By: Violet Hunt (1862-1942)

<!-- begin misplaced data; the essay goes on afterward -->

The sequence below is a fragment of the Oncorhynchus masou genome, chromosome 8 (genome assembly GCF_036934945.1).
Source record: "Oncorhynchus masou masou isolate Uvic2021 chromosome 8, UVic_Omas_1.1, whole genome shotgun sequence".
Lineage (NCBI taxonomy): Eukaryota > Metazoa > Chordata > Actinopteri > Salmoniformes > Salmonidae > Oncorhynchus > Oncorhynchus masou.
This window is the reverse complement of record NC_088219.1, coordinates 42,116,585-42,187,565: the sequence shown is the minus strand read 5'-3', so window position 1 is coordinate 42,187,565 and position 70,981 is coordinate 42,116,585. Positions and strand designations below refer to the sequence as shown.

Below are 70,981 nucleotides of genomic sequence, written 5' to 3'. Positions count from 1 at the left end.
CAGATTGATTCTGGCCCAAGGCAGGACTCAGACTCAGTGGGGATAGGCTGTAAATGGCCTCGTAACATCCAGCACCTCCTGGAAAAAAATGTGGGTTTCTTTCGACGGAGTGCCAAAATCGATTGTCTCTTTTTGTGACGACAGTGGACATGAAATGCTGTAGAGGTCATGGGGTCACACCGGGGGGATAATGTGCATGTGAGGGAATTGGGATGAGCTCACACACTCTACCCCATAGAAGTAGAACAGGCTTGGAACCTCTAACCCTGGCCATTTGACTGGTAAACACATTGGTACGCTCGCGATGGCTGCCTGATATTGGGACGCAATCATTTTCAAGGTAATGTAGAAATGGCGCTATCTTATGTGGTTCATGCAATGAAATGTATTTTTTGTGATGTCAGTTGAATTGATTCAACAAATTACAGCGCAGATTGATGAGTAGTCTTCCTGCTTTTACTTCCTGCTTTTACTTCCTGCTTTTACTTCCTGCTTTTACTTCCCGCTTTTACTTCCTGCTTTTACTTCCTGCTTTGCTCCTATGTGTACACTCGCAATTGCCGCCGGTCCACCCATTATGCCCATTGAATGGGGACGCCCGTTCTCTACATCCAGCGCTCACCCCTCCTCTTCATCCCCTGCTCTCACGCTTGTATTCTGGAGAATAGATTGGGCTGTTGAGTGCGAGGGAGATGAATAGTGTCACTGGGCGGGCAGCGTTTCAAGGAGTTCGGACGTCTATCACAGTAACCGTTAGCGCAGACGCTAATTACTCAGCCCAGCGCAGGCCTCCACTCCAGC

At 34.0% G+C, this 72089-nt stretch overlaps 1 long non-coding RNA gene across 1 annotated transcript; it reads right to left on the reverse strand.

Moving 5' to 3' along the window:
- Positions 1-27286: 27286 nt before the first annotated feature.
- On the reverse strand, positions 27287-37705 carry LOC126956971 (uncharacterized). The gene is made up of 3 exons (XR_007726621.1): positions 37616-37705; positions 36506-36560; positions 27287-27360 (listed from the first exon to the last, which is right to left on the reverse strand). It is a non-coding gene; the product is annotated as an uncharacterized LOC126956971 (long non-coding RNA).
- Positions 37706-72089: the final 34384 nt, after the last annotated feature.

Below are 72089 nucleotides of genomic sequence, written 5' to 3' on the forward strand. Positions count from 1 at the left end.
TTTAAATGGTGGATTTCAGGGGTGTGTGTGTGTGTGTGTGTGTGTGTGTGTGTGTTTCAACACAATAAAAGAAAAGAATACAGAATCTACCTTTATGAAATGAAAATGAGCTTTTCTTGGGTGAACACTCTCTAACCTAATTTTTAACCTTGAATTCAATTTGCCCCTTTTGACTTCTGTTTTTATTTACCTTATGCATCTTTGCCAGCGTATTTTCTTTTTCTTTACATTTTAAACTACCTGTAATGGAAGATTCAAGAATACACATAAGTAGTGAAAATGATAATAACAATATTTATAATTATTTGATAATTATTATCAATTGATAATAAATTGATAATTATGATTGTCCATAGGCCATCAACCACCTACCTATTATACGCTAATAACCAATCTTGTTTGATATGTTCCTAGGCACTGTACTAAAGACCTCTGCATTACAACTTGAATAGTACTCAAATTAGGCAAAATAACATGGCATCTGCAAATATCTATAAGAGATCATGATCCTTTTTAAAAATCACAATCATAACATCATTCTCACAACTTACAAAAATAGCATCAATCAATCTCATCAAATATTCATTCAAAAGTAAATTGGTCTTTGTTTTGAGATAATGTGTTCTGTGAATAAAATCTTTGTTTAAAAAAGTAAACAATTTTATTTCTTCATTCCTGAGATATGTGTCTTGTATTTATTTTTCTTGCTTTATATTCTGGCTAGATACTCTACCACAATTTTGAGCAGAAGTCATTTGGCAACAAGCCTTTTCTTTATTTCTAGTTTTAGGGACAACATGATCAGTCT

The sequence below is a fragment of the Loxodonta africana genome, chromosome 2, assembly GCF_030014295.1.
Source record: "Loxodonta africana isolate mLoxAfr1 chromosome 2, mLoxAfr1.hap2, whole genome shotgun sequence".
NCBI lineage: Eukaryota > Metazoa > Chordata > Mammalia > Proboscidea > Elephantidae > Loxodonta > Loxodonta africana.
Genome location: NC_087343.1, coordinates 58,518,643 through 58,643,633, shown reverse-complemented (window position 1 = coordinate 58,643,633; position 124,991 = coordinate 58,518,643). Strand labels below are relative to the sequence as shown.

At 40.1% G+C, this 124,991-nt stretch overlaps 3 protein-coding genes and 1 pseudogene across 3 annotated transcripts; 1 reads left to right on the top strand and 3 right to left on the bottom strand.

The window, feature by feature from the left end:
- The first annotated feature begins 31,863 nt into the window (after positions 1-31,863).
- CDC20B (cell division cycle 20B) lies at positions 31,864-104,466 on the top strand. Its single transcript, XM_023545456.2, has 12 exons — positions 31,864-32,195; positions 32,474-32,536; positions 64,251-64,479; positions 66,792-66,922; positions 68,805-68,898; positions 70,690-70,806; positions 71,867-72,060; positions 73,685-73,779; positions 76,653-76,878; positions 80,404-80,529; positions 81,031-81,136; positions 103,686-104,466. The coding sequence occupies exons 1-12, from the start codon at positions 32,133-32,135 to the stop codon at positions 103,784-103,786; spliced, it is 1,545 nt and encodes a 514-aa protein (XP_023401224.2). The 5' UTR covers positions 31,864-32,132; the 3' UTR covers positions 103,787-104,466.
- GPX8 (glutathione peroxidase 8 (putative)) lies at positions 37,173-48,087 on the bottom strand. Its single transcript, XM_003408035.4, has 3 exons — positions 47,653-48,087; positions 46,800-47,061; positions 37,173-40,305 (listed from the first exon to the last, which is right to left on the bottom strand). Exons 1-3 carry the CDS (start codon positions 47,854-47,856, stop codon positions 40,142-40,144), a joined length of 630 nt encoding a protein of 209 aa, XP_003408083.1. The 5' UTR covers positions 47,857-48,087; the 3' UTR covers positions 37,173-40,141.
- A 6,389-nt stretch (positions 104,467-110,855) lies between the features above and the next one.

An amusing but deeply poignant story, “The Last Ditch” describes the wartime experiences of a British aristocratic family who gradually realize that their old feudal perquisites are passing away in the trenches of the Great War and that unprecedented new forces are pushing out the comfortable old ways. Lady Arles is the matriarch determined to resist to her last breath. Her bohemian young daughter Venice is set on a career as a poet and even dallies with a Socialist lover, but in some ways is the family member who seems the most helpless without her old aristocratic privileges. Another daughter Ilsa brings scandal after scandal to the family because of her endless sexual flings, incorrigible almost to the last page. Audley Bar, beloved by at least two of the Ladies Arles, is the ennui-laden aristocratic adventurer, determined despite his middle age to go forth to war and do his bit, especially after one young friend after another dies on the Western Front. Author Violet Hunt pokes ironical, affectionate fun at her old-fashioned cast of characters, but as an ardent feminist and free-thinker finds ways to show her profound sympathies for the rising poor of England, the previously unprivileged who were finding some new freedoms in the passing of the Old Order. Her novel published while the seemingly endless War was still in full force, Hunt deftly sketches a portrait of a very human family, harrowed by loss and adrift in a new world.